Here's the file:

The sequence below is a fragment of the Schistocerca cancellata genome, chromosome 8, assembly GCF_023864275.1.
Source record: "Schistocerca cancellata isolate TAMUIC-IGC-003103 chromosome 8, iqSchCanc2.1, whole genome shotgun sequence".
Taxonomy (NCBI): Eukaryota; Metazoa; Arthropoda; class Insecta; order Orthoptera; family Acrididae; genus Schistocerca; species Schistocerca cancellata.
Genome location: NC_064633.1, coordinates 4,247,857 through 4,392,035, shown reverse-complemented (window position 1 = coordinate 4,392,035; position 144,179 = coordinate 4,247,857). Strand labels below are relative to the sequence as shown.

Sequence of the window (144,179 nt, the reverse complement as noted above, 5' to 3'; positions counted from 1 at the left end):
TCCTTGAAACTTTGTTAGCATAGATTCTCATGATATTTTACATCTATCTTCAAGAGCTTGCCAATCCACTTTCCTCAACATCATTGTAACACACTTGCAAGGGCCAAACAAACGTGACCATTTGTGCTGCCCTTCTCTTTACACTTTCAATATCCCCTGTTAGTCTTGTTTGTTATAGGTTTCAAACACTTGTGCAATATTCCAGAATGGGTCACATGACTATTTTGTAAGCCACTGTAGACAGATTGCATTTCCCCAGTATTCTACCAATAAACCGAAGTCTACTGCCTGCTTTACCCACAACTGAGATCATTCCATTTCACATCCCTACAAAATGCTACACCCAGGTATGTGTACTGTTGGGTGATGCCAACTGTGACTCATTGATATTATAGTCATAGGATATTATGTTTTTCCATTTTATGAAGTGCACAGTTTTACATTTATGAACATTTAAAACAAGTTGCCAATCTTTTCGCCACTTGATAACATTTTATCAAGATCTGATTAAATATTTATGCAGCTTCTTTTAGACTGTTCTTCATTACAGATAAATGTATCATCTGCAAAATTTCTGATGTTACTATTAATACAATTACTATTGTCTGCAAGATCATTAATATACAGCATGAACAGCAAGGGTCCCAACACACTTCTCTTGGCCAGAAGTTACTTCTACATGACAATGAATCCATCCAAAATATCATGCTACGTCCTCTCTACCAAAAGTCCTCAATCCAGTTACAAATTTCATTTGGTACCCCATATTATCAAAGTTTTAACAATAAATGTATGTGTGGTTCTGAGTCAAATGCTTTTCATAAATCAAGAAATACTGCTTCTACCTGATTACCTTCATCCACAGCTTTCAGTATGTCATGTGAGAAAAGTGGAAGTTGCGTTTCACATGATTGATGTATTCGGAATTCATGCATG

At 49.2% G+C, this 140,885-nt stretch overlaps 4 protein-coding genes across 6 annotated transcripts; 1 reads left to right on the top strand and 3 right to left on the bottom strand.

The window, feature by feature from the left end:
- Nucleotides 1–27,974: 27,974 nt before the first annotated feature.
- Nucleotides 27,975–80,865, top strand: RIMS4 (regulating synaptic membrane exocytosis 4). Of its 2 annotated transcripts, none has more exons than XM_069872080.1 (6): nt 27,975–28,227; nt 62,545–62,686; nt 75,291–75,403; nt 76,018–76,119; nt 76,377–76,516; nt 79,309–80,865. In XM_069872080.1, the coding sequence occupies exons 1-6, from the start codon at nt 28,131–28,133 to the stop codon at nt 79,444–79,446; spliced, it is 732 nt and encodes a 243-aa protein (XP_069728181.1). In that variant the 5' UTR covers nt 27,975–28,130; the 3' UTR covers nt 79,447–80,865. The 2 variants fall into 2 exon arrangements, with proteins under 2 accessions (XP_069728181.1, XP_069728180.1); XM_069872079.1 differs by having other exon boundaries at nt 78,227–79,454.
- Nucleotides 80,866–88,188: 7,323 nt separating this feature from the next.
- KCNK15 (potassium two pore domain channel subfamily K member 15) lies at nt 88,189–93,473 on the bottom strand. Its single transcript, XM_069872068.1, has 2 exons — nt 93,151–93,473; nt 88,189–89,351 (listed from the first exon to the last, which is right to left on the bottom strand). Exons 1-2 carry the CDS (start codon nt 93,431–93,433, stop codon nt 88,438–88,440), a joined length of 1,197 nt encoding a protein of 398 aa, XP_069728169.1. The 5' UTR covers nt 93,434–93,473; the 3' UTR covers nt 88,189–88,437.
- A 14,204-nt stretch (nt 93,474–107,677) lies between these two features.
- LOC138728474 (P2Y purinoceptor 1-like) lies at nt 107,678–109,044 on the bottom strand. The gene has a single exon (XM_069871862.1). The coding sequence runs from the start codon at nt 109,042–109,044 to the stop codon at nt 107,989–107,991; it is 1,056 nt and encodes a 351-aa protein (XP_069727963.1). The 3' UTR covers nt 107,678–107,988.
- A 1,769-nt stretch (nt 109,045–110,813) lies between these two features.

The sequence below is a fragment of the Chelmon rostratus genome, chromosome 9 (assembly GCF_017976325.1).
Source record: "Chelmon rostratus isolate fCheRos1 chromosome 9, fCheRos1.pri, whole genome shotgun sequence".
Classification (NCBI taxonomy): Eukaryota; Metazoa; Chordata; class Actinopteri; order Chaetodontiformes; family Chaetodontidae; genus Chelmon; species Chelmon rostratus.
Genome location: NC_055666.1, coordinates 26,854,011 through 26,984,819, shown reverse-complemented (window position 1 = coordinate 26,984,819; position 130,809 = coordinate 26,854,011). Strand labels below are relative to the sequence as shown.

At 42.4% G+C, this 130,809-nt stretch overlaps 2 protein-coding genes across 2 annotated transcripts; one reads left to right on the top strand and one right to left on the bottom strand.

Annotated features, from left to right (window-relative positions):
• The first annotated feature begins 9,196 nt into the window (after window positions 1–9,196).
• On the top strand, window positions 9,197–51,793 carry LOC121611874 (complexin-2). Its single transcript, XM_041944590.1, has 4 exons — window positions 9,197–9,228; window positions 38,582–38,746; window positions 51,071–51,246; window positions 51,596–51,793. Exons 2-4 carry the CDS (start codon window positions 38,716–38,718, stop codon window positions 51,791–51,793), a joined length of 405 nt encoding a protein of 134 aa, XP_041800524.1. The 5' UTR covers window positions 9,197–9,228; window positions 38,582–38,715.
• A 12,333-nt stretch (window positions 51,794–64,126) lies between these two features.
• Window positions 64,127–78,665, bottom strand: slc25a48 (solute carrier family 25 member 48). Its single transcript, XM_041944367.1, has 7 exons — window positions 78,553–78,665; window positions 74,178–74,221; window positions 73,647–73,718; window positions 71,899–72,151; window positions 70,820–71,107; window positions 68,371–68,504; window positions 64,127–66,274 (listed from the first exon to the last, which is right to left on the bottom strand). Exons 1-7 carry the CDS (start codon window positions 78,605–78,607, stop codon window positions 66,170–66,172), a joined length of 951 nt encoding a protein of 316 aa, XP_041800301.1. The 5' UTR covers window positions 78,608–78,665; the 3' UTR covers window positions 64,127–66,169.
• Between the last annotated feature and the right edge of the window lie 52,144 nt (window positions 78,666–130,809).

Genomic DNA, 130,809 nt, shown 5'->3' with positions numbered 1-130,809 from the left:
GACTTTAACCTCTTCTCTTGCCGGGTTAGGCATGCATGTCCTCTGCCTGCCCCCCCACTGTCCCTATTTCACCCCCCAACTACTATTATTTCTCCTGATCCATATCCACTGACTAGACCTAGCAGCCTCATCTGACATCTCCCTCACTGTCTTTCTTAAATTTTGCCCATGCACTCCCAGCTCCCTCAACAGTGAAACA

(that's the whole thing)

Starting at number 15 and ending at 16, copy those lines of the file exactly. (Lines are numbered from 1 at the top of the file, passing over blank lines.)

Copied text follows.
- A 1,769-nt stretch (nt 109,045–110,813) lies between these two features.

The sequence below is a fragment of the Chelmon rostratus genome, chromosome 9 (assembly GCF_017976325.1).